The recommended practice for your scenario is to obtain the access token to call the Management API by performing a client credentials grant. This grant does not imply or require user credentials, it obtains a token by providing only client application credentials (id and secret). In addition, have in mind that this grant can only be used by confidential client applications that are able to maintain the assigned secret secret.
You’re using this from a back-end so that certainly qualifies as a confidential client; if this back-end is already part of an application represented in Auth0 as a regular web application than you can reuse the client information to perform the client credentials grant; if not you can just create a new non-interactive client application to represent it. In both cases you’ll need to authorize it to call the Management API; see the reference docs on how to obtain Management API tokens for more information.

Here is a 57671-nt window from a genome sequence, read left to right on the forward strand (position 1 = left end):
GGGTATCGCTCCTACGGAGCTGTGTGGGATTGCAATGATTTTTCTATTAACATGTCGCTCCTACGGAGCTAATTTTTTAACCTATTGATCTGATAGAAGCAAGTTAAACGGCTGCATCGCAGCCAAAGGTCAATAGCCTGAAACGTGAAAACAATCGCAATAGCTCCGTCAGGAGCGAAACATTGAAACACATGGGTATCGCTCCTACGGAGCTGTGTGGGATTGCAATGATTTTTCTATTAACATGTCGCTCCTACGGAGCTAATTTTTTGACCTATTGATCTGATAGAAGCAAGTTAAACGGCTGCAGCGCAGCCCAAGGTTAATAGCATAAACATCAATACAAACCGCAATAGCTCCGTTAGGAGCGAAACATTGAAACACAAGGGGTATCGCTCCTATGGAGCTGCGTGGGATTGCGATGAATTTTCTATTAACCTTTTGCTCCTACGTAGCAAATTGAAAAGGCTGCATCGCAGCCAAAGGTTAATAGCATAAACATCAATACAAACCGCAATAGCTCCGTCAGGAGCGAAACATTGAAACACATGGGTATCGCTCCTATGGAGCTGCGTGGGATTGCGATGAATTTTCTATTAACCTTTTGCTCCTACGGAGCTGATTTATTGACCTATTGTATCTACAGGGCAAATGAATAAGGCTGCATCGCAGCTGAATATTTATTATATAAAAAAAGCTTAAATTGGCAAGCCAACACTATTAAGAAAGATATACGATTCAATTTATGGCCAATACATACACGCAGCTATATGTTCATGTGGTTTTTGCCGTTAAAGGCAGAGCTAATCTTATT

With the above approach there would not be a refresh token, but the client credentials would be an equivalent as they would also allow to continue to request new access tokens when the previous one expires. As an additional note, tokens sent to API’s are generally referred to as access tokens while ID tokens are tokens issued as part of OpenID Connect and that represent information about the user that performed authentication into a certain client application.